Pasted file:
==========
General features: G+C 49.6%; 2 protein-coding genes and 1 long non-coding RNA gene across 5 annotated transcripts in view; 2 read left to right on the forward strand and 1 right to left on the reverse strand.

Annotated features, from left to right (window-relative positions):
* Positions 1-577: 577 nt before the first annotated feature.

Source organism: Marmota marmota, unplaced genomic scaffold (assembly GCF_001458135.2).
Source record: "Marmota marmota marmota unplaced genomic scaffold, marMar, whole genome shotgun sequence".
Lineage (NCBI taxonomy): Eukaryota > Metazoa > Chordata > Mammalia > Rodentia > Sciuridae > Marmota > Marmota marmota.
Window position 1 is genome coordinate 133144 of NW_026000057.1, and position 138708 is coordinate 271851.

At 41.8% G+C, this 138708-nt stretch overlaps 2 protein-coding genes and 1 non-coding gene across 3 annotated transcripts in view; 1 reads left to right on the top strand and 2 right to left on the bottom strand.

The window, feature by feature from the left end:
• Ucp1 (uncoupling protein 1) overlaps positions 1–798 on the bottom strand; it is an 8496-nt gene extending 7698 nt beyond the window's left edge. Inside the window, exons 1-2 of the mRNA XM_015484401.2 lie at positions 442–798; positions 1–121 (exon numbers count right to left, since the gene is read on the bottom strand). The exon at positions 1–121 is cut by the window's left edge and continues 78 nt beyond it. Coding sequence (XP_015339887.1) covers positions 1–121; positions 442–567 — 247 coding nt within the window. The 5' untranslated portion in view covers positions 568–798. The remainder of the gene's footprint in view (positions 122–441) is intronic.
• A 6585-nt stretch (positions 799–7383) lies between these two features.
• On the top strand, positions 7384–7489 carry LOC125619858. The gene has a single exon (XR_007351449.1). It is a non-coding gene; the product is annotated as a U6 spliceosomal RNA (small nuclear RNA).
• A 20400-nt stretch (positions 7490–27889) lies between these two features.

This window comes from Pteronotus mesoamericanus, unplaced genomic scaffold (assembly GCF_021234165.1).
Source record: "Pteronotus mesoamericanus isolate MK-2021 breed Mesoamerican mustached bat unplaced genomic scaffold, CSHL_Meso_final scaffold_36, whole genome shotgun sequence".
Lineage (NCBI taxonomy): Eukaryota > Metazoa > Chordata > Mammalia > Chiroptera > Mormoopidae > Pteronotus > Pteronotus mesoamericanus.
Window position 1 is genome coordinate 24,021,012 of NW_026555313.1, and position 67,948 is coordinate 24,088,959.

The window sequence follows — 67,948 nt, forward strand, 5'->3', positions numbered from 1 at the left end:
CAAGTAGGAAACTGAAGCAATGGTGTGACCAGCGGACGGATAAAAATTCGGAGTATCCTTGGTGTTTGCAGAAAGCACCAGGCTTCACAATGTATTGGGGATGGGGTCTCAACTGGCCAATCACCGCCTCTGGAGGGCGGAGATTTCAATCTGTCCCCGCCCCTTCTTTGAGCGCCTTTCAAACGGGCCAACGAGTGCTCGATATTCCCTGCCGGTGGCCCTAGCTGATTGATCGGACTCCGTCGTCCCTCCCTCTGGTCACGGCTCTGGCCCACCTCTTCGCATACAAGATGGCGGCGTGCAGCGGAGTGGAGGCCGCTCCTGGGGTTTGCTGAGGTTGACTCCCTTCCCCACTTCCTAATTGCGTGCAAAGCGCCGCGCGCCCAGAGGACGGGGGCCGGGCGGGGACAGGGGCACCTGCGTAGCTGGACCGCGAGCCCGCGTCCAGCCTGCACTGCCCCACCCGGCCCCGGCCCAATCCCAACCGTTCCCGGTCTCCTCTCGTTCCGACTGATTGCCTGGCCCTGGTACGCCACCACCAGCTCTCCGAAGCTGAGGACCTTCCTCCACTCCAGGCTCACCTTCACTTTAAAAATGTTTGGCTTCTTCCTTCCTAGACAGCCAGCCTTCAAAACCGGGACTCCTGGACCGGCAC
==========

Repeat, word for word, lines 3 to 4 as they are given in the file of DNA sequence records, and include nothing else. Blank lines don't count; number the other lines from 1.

* Positions 1-577: 577 nt before the first annotated feature.

Source organism: Marmota marmota, unplaced genomic scaffold (assembly GCF_001458135.2).